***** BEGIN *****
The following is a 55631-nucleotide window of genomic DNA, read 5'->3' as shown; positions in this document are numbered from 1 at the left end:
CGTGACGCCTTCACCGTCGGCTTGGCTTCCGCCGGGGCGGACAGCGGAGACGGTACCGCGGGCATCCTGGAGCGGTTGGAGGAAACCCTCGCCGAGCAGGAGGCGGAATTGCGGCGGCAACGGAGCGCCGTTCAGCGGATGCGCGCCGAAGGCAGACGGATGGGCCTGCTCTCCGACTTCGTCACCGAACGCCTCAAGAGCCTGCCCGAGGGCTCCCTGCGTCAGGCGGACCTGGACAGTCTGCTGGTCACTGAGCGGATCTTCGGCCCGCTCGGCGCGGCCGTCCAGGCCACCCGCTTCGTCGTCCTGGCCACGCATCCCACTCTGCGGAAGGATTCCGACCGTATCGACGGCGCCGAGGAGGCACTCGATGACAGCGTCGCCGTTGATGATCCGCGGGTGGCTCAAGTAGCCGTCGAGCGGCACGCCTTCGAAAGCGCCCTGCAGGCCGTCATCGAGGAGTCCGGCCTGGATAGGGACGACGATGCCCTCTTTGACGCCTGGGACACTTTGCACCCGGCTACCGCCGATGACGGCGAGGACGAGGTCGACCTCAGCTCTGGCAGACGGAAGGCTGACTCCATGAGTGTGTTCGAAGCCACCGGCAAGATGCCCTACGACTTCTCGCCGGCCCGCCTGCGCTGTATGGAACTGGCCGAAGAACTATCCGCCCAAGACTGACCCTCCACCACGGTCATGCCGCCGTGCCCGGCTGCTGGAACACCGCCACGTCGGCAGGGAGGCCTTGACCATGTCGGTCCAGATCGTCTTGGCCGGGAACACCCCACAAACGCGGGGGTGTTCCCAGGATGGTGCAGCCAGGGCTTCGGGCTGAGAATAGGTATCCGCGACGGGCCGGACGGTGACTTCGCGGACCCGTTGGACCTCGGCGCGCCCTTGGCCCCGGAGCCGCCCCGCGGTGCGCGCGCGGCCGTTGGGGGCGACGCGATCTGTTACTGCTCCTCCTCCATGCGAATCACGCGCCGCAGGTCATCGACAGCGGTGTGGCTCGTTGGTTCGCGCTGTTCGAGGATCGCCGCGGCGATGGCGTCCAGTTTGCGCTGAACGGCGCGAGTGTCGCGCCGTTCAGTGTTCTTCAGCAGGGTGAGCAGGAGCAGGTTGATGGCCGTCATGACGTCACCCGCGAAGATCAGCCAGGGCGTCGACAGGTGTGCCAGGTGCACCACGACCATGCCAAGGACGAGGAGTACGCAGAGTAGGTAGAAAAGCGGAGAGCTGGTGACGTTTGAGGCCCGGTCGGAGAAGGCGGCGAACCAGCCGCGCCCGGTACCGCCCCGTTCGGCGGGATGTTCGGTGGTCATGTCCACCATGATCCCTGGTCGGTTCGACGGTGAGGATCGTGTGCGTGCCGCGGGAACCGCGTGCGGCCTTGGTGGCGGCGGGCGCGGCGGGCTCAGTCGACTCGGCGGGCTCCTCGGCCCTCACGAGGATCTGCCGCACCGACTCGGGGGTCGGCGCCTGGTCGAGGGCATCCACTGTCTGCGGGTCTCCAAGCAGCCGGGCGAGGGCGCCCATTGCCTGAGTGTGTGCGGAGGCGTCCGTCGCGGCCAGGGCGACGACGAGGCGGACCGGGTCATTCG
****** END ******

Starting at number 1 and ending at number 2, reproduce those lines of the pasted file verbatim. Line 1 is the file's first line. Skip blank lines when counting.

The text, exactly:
The following is a 55631-nucleotide window of genomic DNA, read 5'->3' as shown; positions in this document are numbered from 1 at the left end:
CGTGACGCCTTCACCGTCGGCTTGGCTTCCGCCGGGGCGGACAGCGGAGACGGTACCGCGGGCATCCTGGAGCGGTTGGAGGAAACCCTCGCCGAGCAGGAGGCGGAATTGCGGCGGCAACGGAGCGCCGTTCAGCGGATGCGCGCCGAAGGCAGACGGATGGGCCTGCTCTCCGACTTCGTCACCGAACGCCTCAAGAGCCTGCCCGAGGGCTCCCTGCGTCAGGCGGACCTGGACAGTCTGCTGGTCACTGAGCGGATCTTCGGCCCGCTCGGCGCGGCCGTCCAGGCCACCCGCTTCGTCGTCCTGGCCACGCATCCCACTCTGCGGAAGGATTCCGACCGTATCGACGGCGCCGAGGAGGCACTCGATGACAGCGTCGCCGTTGATGATCCGCGGGTGGCTCAAGTAGCCGTCGAGCGGCACGCCTTCGAAAGCGCCCTGCAGGCCGTCATCGAGGAGTCCGGCCTGGATAGGGACGACGATGCCCTCTTTGACGCCTGGGACACTTTGCACCCGGCTACCGCCGATGACGGCGAGGACGAGGTCGACCTCAGCTCTGGCAGACGGAAGGCTGACTCCATGAGTGTGTTCGAAGCCACCGGCAAGATGCCCTACGACTTCTCGCCGGCCCGCCTGCGCTGTATGGAACTGGCCGAAGAACTATCCGCCCAAGACTGACCCTCCACCACGGTCATGCCGCCGTGCCCGGCTGCTGGAACACCGCCACGTCGGCAGGGAGGCCTTGACCATGTCGGTCCAGATCGTCTTGGCCGGGAACACCCCACAAACGCGGGGGTGTTCCCAGGATGGTGCAGCCAGGGCTTCGGGCTGAGAATAGGTATCCGCGACGGGCCGGACGGTGACTTCGCGGACCCGTTGGACCTCGGCGCGCCCTTGGCCCCGGAGCCGCCCCGCGGTGCGCGCGCGGCCGTTGGGGGCGACGCGATCTGTTACTGCTCCTCCTCCATGCGAATCACGCGCCGCAGGTCATCGACAGCGGTGTGGCTCGTTGGTTCGCGCTGTTCGAGGATCGCCGCGGCGATGGCGTCCAGTTTGCGCTGAACGGCGCGAGTGTCGCGCCGTTCAGTGTTCTTCAGCAGGGTGAGCAGGAGCAGGTTGATGGCCGTCATGACGTCACCCGCGAAGATCAGCCAGGGCGTCGACAGGTGTGCCAGGTGCACCACGACCATGCCAAGGACGAGGAGTACGCAGAGTAGGTAGAAAAGCGGAGAGCTGGTGACGTTTGAGGCCCGGTCGGAGAAGGCGGCGAACCAGCCGCGCCCGGTACCGCCCCGTTCGGCGGGATGTTCGGTGGTCATGTCCACCATGATCCCTGGTCGGTTCGACGGTGAGGATCGTGTGCGTGCCGCGGGAACCGCGTGCGGCCTTGGTGGCGGCGGGCGCGGCGGGCTCAGTCGACTCGGCGGGCTCCTCGGCCCTCACGAGGATCTGCCGCACCGACTCGGGGGTCGGCGCCTGGTCGAGGGCATCCACTGTCTGCGGGTCTCCAAGCAGCCGGGCGAGGGCGCCCATTGCCTGAGTGTGTGCGGAGGCGTCCGTCGCGGCCAGGGCGACGACGAGGCGGACCGGGTCATTCG